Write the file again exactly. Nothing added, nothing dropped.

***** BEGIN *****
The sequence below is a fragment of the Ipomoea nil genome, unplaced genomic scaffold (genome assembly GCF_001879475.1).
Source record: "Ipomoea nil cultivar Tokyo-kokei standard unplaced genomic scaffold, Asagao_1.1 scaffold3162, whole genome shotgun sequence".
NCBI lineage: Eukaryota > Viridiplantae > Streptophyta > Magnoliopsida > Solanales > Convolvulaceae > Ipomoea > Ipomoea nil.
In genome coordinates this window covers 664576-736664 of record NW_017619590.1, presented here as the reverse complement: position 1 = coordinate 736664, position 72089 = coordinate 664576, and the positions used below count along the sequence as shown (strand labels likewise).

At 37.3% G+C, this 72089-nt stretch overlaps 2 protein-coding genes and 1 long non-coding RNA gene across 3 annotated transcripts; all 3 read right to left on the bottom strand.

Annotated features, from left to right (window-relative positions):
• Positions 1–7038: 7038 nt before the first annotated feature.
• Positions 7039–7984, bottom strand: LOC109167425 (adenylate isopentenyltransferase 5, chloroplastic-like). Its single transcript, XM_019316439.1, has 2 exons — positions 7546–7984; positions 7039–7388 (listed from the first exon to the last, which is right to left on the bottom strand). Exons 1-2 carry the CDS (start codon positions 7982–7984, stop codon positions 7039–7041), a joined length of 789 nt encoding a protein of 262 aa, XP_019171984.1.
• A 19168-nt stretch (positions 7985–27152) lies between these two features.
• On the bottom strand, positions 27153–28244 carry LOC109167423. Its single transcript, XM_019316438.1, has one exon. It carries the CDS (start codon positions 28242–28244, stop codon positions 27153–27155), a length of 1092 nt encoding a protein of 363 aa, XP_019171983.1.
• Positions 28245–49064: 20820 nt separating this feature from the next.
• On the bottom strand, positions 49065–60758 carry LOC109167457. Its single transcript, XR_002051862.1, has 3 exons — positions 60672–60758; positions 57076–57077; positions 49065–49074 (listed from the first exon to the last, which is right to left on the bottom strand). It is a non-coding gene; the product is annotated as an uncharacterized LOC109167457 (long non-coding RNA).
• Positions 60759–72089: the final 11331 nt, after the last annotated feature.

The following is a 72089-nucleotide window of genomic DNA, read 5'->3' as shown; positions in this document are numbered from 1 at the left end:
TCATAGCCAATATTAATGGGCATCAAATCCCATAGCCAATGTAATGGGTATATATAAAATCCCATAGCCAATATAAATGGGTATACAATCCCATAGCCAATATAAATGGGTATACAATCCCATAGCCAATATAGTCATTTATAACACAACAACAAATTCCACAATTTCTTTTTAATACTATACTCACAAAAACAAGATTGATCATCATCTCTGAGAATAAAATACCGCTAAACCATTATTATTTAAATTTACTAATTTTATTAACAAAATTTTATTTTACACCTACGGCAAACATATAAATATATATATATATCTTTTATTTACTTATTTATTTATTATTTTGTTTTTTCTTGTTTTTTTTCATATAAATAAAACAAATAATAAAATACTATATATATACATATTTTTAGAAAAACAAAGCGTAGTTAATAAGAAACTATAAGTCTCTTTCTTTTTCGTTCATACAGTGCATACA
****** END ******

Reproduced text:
The sequence below is a fragment of the Ipomoea nil genome, unplaced genomic scaffold (genome assembly GCF_001879475.1).
Source record: "Ipomoea nil cultivar Tokyo-kokei standard unplaced genomic scaffold, Asagao_1.1 scaffold3162, whole genome shotgun sequence".
NCBI lineage: Eukaryota > Viridiplantae > Streptophyta > Magnoliopsida > Solanales > Convolvulaceae > Ipomoea > Ipomoea nil.
In genome coordinates this window covers 664576-736664 of record NW_017619590.1, presented here as the reverse complement: position 1 = coordinate 736664, position 72089 = coordinate 664576, and the positions used below count along the sequence as shown (strand labels likewise).

At 37.3% G+C, this 72089-nt stretch overlaps 2 protein-coding genes and 1 long non-coding RNA gene across 3 annotated transcripts; all 3 read right to left on the bottom strand.

Annotated features, from left to right (window-relative positions):
• Positions 1–7038: 7038 nt before the first annotated feature.
• Positions 7039–7984, bottom strand: LOC109167425 (adenylate isopentenyltransferase 5, chloroplastic-like). Its single transcript, XM_019316439.1, has 2 exons — positions 7546–7984; positions 7039–7388 (listed from the first exon to the last, which is right to left on the bottom strand). Exons 1-2 carry the CDS (start codon positions 7982–7984, stop codon positions 7039–7041), a joined length of 789 nt encoding a protein of 262 aa, XP_019171984.1.
• A 19168-nt stretch (positions 7985–27152) lies between these two features.
• On the bottom strand, positions 27153–28244 carry LOC109167423. Its single transcript, XM_019316438.1, has one exon. It carries the CDS (start codon positions 28242–28244, stop codon positions 27153–27155), a length of 1092 nt encoding a protein of 363 aa, XP_019171983.1.
• Positions 28245–49064: 20820 nt separating this feature from the next.
• On the bottom strand, positions 49065–60758 carry LOC109167457. Its single transcript, XR_002051862.1, has 3 exons — positions 60672–60758; positions 57076–57077; positions 49065–49074 (listed from the first exon to the last, which is right to left on the bottom strand). It is a non-coding gene; the product is annotated as an uncharacterized LOC109167457 (long non-coding RNA).
• Positions 60759–72089: the final 11331 nt, after the last annotated feature.

The following is a 72089-nucleotide window of genomic DNA, read 5'->3' as shown; positions in this document are numbered from 1 at the left end:
TCATAGCCAATATTAATGGGCATCAAATCCCATAGCCAATGTAATGGGTATATATAAAATCCCATAGCCAATATAAATGGGTATACAATCCCATAGCCAATATAAATGGGTATACAATCCCATAGCCAATATAGTCATTTATAACACAACAACAAATTCCACAATTTCTTTTTAATACTATACTCACAAAAACAAGATTGATCATCATCTCTGAGAATAAAATACCGCTAAACCATTATTATTTAAATTTACTAATTTTATTAACAAAATTTTATTTTACACCTACGGCAAACATATAAATATATATATATATCTTTTATTTACTTATTTATTTATTATTTTGTTTTTTCTTGTTTTTTTTCATATAAATAAAACAAATAATAAAATACTATATATATACATATTTTTAGAAAAACAAAGCGTAGTTAATAAGAAACTATAAGTCTCTTTCTTTTTCGTTCATACAGTGCATACA